Mix 2 tablespoons of dark soy sauce, 1 tablespoon of light soy, 1 tablespoon of mirrin, a teaspoon of balsamic vinegar, a teaspoon of sugar and a tiny bit of cornflour in a bowl, and sprinkle in some chinese 5 spice seasoning (which consists of fennel, cinnamon, cloves, ginger and star anise, if you can’t find it on the shelf), and a little cayenne pepper. Then soften some onions in a wok for a few minutes. add some chopped ginger and garlic, and fry fior 30 seconds on a medium heat. add a bunch of chopped veg, like beansprouts, pak choi, chopped carrots, spring onion and sprinkle in a little 5-spice. Stir fry on a high heat for 2-3 minutes. Meanwhile, boil up some egg or rice noodles. Once they’ve boiled, drain them and rinse well in cold water. Add the noodles and the sauce mix to the wok, and stir fry well for about a minute, making sure everything’s nicely covered.
There you go, Chow Mein. It’s literally the easiest thing in the world to make.
I decided to try out a new form of blog post where I detail food which I make. The way I cook is experimental, and I rarely use actual measurements, meaning that you can adjust these reciped to however you like them. I’m probably not going to include photos of all of it (primarily because once I make the food I eat it, rather than saving it for posterity), but if you want to send me some photos of the dishes once you’ve made them, knock yourselves out.
First up: Curry. There’s probably a name for this particular curry, but heck if I know it. It’s sort of halfway between a Rogan and a Dopiaza. Here’s what you’ll need: can of chopped tomatoes, red or green chilli pepper, couple cloves of garlic, fresh root ginger, an onion, turmeric, coriander seeds, cumin seeds, fennel seeds, garam masala, cayenne pepper, salt, maybe some garlic powder, maybe some sour cream, fresh coriander, and whatever stuff you’re putting in the curry (mine are usually vegetarian, so something like paneer, quorn pieces, or even just red peppers and other veg is usually good)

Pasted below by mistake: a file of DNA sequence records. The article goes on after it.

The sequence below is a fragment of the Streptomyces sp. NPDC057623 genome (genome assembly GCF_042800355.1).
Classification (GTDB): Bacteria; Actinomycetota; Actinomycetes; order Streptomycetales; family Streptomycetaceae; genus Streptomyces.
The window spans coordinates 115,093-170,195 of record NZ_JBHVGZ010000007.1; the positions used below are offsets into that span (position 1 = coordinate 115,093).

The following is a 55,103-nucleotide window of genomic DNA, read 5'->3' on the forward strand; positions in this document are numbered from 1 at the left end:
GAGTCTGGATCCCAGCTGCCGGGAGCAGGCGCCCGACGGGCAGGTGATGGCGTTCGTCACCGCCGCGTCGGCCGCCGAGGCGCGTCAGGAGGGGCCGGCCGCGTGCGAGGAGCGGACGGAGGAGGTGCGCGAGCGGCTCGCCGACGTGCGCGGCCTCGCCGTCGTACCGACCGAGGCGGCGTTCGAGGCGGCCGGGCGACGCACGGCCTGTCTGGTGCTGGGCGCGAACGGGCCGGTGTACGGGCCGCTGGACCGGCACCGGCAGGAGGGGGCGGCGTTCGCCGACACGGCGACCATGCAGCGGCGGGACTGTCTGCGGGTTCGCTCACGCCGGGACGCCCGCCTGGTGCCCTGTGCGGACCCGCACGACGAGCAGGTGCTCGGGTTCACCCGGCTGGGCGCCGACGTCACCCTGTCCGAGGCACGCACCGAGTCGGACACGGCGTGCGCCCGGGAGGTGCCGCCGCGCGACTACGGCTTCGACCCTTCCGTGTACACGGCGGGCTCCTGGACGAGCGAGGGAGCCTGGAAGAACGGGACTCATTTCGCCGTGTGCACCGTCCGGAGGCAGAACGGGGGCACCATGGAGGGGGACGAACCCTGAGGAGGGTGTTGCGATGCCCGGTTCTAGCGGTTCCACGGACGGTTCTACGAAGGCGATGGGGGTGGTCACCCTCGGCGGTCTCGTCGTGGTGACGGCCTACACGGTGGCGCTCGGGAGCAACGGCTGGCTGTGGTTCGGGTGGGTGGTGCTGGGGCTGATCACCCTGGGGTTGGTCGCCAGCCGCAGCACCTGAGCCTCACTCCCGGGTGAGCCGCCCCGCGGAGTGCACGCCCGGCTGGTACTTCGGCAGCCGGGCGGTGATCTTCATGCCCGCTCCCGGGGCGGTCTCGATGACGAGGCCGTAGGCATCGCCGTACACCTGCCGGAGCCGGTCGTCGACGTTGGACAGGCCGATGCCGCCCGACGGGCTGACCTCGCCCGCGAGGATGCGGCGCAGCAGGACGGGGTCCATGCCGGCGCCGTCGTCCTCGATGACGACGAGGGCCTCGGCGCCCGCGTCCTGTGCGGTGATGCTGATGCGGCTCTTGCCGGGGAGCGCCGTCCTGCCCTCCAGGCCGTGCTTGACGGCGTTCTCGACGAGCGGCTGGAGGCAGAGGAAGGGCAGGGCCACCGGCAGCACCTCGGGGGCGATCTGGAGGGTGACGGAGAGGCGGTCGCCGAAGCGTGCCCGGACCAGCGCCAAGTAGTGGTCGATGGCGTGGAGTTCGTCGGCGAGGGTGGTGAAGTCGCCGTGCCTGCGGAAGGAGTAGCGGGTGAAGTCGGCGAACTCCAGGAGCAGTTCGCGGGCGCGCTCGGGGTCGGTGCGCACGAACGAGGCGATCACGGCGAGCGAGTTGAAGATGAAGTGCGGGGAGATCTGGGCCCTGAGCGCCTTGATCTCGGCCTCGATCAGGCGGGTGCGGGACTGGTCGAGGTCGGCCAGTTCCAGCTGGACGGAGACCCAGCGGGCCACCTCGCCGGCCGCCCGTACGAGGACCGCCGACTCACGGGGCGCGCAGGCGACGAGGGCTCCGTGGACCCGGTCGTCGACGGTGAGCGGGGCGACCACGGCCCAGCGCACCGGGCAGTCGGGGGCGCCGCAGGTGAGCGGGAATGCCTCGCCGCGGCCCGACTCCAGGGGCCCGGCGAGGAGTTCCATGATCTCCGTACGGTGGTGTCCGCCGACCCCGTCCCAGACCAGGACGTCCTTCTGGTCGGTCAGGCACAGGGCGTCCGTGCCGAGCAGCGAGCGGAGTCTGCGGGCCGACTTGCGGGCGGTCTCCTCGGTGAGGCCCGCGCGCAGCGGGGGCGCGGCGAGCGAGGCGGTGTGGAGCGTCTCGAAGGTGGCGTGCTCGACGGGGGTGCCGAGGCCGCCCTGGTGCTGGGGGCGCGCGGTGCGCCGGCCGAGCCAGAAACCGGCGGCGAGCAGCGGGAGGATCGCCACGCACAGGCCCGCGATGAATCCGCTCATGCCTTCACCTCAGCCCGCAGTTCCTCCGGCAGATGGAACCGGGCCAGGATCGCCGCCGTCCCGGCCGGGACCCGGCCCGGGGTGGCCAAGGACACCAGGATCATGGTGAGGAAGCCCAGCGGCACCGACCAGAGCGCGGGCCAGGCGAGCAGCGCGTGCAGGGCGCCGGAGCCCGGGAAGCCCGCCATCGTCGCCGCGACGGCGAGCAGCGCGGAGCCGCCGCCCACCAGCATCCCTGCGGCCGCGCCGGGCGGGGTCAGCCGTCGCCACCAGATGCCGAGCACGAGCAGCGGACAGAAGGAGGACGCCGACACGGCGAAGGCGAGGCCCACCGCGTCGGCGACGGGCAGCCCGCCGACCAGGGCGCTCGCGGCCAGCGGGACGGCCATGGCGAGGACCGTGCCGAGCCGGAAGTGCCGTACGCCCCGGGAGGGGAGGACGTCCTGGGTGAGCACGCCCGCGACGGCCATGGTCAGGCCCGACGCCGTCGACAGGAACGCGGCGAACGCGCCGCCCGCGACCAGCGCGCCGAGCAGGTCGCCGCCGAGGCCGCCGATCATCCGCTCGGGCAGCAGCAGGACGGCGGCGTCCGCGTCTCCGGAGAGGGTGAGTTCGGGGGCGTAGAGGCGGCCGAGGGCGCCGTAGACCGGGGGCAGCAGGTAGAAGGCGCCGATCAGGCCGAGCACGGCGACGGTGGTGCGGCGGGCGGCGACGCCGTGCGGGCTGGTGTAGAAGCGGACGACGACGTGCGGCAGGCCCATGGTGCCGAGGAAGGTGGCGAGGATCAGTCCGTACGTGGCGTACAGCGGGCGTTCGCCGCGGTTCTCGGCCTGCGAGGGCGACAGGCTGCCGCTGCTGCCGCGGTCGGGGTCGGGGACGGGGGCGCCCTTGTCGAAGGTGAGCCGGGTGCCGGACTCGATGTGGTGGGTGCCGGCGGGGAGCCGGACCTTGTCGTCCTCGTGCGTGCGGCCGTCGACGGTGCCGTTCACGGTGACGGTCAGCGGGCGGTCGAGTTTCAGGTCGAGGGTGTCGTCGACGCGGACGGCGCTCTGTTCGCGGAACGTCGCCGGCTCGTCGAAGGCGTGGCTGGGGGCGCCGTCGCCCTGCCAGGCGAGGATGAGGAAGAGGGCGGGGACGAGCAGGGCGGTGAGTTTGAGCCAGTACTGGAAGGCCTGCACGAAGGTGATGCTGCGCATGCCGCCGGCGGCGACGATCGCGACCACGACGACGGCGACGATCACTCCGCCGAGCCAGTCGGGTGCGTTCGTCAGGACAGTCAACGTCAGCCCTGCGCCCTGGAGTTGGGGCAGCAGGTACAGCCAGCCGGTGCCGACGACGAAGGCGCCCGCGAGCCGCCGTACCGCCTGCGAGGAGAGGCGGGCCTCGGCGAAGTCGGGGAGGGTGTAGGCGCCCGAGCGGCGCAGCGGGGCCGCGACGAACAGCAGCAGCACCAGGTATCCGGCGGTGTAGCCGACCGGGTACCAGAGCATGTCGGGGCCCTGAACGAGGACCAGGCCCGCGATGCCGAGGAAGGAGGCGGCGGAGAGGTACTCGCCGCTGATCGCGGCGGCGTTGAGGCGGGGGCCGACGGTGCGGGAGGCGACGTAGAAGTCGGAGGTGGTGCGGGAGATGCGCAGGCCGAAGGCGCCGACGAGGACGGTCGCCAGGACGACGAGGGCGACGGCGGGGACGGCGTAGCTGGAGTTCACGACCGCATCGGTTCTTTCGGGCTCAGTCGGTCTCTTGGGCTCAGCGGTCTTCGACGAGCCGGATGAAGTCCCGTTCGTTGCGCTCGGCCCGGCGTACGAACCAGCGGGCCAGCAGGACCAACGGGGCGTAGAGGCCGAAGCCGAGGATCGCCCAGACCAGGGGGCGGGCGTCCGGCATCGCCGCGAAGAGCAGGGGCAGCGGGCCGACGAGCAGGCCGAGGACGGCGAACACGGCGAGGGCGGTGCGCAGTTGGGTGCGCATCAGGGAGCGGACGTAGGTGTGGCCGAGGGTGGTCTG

What to do: heat up some oil in a deep pan (I use a wok). slice up the onion and stick it in the pan over a medium heat and leave for a few minutes to soften. Dice up the garlic and ginger and add them, then leave it all for a couple more minutes. Add a bunch of cumin seeds, fennel seeds and coriander seeds, maybe about a table spoon of each. Give it a good old stir and wait till those seeds are popping. deseed and slice up the chilli pepper and add it to the mix. If you’re adding quorn, whack that in too and cook on a high heat for a few minutes, stirring. If you’re using real meat, cook it until it’s browned or sealed or whatever hell else is supposed to happen. Add in any extra bits you want in the curry like vegetables and stuff and give uit a good stir.
Reduce the heat and add some turmeric, and a bunch of garam masala and stir it all in well. The idea here is that you should have all the stuff coated in a sort of yellowy brown spice mix. Add some cayenne pepper, but be careful here – a little goes a long way. I like my stuff hot so I add about half a teaspoon. If you don’t like stuff hot, I’d suggest leaving this stage out. Now, everything should be coated and the pan should be pretty dry. Open that can of tomatoes and whack it into the pan. Stir it all around until everything’s all good and mixed in, and then add about half a cup of water. Stir it all up and once it’s bubbling, leave the whole lot to simmer for about half an hour, stirring occasionally. You want the sauce to gradually reduce and thicken. About 5 minutes from the end, stir in some roughly chopped coriander, and in the meantime, boil up some basmati rice.
The next bit is optional. Once the curry is done and ready, remove from the heat and stir in a couple of spoons of soured cream. it’s important that you remoive it from the heat BEFORE adding the cream, otherwise it’ll curdle and look rancid. And nobody wants that.
Feel free to try different things out, like adding lemon juice to the onion and garlic, or maybe substituting turmeric for fenugreek. Let me know what works.